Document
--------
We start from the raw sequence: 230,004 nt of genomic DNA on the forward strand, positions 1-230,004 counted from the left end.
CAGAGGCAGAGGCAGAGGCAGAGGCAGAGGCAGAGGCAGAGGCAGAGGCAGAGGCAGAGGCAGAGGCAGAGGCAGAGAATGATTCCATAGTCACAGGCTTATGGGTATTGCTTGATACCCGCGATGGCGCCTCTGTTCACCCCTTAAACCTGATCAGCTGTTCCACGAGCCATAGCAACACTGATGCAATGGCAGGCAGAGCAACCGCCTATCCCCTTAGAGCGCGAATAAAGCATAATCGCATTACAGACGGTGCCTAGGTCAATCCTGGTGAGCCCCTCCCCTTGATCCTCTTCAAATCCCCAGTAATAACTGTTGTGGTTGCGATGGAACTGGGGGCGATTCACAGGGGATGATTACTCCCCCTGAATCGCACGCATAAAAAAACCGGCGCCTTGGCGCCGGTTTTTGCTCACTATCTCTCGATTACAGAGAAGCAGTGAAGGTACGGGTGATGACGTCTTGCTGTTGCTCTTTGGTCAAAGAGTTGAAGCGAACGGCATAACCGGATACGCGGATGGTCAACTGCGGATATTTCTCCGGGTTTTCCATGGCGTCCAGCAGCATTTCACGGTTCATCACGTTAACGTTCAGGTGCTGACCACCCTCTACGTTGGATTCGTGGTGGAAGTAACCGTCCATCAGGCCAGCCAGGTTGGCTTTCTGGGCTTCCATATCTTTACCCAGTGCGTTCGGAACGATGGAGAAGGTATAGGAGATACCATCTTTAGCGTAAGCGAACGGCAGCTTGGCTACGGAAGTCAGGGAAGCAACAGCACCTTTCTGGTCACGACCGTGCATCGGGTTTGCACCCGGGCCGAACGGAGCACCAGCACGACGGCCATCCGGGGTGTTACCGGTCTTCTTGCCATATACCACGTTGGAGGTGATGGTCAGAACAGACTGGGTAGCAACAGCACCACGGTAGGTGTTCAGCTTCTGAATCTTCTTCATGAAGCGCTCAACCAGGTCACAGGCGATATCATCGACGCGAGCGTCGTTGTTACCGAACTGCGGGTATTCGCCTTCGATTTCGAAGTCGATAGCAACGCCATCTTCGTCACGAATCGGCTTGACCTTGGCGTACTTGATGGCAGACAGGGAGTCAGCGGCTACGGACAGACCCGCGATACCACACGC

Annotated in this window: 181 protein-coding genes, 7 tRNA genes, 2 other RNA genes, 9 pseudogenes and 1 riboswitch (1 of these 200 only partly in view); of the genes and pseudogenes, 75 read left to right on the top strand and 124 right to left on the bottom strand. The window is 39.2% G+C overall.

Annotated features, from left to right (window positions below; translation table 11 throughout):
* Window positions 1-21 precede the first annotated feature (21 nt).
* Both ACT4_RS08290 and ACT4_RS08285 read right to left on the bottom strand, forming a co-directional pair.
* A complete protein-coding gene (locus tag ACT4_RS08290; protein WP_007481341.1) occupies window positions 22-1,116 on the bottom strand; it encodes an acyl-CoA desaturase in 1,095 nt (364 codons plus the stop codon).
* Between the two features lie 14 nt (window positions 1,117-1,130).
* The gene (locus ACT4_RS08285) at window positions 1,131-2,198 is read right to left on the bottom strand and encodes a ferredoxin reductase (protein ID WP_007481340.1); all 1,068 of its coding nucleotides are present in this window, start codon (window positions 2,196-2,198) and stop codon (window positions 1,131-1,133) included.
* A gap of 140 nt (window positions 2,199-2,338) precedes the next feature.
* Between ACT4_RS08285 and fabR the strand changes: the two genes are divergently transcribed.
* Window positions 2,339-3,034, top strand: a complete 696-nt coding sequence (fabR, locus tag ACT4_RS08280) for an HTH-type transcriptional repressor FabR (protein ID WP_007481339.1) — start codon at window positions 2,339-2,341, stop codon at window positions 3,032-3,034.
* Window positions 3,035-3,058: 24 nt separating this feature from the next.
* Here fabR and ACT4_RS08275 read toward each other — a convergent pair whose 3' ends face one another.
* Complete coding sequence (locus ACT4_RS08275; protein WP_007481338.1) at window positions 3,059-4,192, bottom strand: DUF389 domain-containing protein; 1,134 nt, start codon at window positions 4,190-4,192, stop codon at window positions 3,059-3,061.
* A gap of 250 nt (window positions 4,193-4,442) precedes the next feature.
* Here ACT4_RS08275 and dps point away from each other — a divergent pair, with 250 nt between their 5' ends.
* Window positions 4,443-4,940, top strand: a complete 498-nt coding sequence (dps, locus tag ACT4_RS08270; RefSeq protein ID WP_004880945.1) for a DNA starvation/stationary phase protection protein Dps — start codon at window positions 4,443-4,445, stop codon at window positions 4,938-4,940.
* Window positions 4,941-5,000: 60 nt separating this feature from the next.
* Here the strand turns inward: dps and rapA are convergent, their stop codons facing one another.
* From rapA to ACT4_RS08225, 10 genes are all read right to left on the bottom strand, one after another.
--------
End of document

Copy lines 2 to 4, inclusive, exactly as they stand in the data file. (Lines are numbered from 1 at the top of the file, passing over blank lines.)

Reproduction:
CAGAGGCAGAGGCAGAGGCAGAGGCAGAGGCAGAGGCAGAGGCAGAGGCAGAGGCAGAGGCAGAGGCAGAGGCAGAGAATGATTCCATAGTCACAGGCTTATGGGTATTGCTTGATACCCGCGATGGCGCCTCTGTTCACCCCTTAAACCTGATCAGCTGTTCCACGAGCCATAGCAACACTGATGCAATGGCAGGCAGAGCAACCGCCTATCCCCTTAGAGCGCGAATAAAGCATAATCGCATTACAGACGGTGCCTAGGTCAATCCTGGTGAGCCCCTCCCCTTGATCCTCTTCAAATCCCCAGTAATAACTGTTGTGGTTGCGATGGAACTGGGGGCGATTCACAGGGGATGATTACTCCCCCTGAATCGCACGCATAAAAAAACCGGCGCCTTGGCGCCGGTTTTTGCTCACTATCTCTCGATTACAGAGAAGCAGTGAAGGTACGGGTGATGACGTCTTGCTGTTGCTCTTTGGTCAAAGAGTTGAAGCGAACGGCATAACCGGATACGCGGATGGTCAACTGCGGATATTTCTCCGGGTTTTCCATGGCGTCCAGCAGCATTTCACGGTTCATCACGTTAACGTTCAGGTGCTGACCACCCTCTACGTTGGATTCGTGGTGGAAGTAACCGTCCATCAGGCCAGCCAGGTTGGCTTTCTGGGCTTCCATATCTTTACCCAGTGCGTTCGGAACGATGGAGAAGGTATAGGAGATACCATCTTTAGCGTAAGCGAACGGCAGCTTGGCTACGGAAGTCAGGGAAGCAACAGCACCTTTCTGGTCACGACCGTGCATCGGGTTTGCACCCGGGCCGAACGGAGCACCAGCACGACGGCCATCCGGGGTGTTACCGGTCTTCTTGCCATATACCACGTTGGAGGTGATGGTCAGAACAGACTGGGTAGCAACAGCACCACGGTAGGTGTTCAGCTTCTGAATCTTCTTCATGAAGCGCTCAACCAGGTCACAGGCGATATCATCGACGCGAGCGTCGTTGTTACCGAACTGCGGGTATTCGCCTTCGATTTCGAAGTCGATAGCAACGCCATCTTCGTCACGAATCGGCTTGACCTTGGCGTACTTGATGGCAGACAGGGAGTCAGCGGCTACGGACAGACCCGCGATACCACACGC

Annotated in this window: 181 protein-coding genes, 7 tRNA genes, 2 other RNA genes, 9 pseudogenes and 1 riboswitch (1 of these 200 only partly in view); of the genes and pseudogenes, 75 read left to right on the top strand and 124 right to left on the bottom strand. The window is 39.2% G+C overall.

Annotated features, from left to right (window positions below; translation table 11 throughout):